She was in her early to mid 30’s and was killed in the garden of Ilkhani in Tehran. A prominent Bábí, and subsequently Bahá’í, historian cites the wife of an officer who had the chance to know her that she was strangled by a drunken officer of the government with her own veil which she had chosen for her anticipated martyrdom. Afterwards her body was thrown into a well located in the garden.[5] One of her most notable quotes is her final utterance,

“You can kill me as soon as you like,

but you cannot stop the emancipation of women.”

Strong In The Broken Places

broken heart

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Passion’s Yield

The tears will keep the
Flame in check,
The flame that’s killing-
Sweet.
My heart throbs white-
Hot, molten
Streams of
Pain from
Love beat down.

The tears will keep the
Flame in check,
The flame that’s killing
Me. But,
Dying is the only
Way to keep my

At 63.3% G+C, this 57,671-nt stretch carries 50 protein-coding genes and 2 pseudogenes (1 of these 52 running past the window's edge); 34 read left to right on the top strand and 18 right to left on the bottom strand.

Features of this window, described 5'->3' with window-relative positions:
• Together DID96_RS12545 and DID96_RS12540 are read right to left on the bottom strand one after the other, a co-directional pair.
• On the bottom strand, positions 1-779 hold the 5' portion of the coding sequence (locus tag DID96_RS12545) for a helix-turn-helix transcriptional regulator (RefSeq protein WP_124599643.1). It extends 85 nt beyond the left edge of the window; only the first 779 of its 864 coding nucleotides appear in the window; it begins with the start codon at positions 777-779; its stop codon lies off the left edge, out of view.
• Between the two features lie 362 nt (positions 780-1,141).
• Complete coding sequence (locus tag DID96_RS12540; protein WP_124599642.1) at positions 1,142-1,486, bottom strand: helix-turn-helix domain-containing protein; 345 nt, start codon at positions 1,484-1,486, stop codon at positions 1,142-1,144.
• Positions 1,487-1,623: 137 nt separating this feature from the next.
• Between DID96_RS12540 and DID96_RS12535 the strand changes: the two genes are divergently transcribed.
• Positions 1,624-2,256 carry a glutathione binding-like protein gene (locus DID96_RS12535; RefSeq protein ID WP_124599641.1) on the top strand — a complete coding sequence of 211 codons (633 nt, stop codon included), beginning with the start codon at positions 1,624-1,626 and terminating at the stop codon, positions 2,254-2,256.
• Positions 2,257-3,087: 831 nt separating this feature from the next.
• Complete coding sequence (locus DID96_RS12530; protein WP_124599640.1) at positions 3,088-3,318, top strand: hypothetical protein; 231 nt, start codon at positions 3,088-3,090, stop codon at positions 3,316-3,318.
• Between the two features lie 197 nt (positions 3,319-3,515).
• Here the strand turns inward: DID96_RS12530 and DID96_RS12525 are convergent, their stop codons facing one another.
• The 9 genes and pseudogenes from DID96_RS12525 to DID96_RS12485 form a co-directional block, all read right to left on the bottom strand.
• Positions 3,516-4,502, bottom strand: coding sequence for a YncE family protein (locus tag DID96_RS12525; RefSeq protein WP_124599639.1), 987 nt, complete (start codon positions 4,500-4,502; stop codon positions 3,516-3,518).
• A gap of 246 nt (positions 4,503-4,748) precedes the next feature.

Heart unbound.

The tears will keep the
Flame in check,
Till death from
Love
Reveals that
Love is
Truth and only
Pain from
Love can set me
Free.

The tears will keep the
Flame in check,
Will feed its lonely
Heat till
Love can do its
Mystic work and make a
Blind man
See.

“The world breaks everyone and afterward many are strong in the broken places. But those that will not break it kills. It kills the very good and the very gentle and the very brave impartially. If you are none of these you can be sure it will kill you too but there will be no special hurry.”

Ernest Hemingway

“Not only a crusader for the addicted and the homeless, but also an alcoholic who presided over the church where Alcoholics Anonymous was founded, George Everett Ross was both revered for his good works and reviled for his personal failings.”

from the book, Strong in the Broken Places

~ ~ ~

“If others hurl their darts against you, offer them milk and honey in return; if they poison your lives, sweeten their souls; if they injure you, teach them how to be comforted; if they inflict a wound upon you, be a balm to their sores; if they sting you, hold to their lips a refreshing cup.”

‘Abdu’l-Bahá, Selections from the Writings of ‘Abdu’l-Bahá, p. 24

~~~~~~~~~